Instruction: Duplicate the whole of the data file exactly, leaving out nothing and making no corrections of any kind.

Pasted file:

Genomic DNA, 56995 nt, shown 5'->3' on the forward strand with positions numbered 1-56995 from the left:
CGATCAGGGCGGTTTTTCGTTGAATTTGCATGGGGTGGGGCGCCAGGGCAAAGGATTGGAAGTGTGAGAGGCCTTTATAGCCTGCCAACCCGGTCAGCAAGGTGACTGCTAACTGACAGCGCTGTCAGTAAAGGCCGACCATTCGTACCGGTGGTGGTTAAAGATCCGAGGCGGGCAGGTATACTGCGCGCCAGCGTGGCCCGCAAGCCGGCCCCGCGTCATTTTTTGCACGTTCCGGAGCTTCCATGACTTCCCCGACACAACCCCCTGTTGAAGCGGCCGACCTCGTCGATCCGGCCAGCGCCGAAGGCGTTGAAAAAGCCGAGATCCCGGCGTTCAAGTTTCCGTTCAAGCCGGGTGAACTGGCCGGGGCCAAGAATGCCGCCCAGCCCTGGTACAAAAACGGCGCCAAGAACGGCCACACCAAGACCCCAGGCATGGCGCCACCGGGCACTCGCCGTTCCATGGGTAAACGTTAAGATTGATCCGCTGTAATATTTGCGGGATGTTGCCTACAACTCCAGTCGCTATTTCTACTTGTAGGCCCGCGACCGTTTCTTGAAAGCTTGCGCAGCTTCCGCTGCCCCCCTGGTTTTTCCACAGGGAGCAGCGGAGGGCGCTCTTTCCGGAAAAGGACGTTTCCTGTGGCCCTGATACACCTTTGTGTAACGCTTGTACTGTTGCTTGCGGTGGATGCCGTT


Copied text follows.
Genomic DNA, 56995 nt, shown 5'->3' on the forward strand with positions numbered 1-56995 from the left:
CGATCAGGGCGGTTTTTCGTTGAATTTGCATGGGGTGGGGCGCCAGGGCAAAGGATTGGAAGTGTGAGAGGCCTTTATAGCCTGCCAACCCGGTCAGCAAGGTGACTGCTAACTGACAGCGCTGTCAGTAAAGGCCGACCATTCGTACCGGTGGTGGTTAAAGATCCGAGGCGGGCAGGTATACTGCGCGCCAGCGTGGCCCGCAAGCCGGCCCCGCGTCATTTTTTGCACGTTCCGGAGCTTCCATGACTTCCCCGACACAACCCCCTGTTGAAGCGGCCGACCTCGTCGATCCGGCCAGCGCCGAAGGCGTTGAAAAAGCCGAGATCCCGGCGTTCAAGTTTCCGTTCAAGCCGGGTGAACTGGCCGGGGCCAAGAATGCCGCCCAGCCCTGGTACAAAAACGGCGCCAAGAACGGCCACACCAAGACCCCAGGCATGGCGCCACCGGGCACTCGCCGTTCCATGGGTAAACGTTAAGATTGATCCGCTGTAATATTTGCGGGATGTTGCCTACAACTCCAGTCGCTATTTCTACTTGTAGGCCCGCGACCGTTTCTTGAAAGCTTGCGCAGCTTCCGCTGCCCCCCTGGTTTTTCCACAGGGAGCAGCGGAGGGCGCTCTTTCCGGAAAAGGACGTTTCCTGTGGCCCTGATACACCTTTGTGTAACGCTTGTACTGTTGCTTGCGGTGGATGCCGTT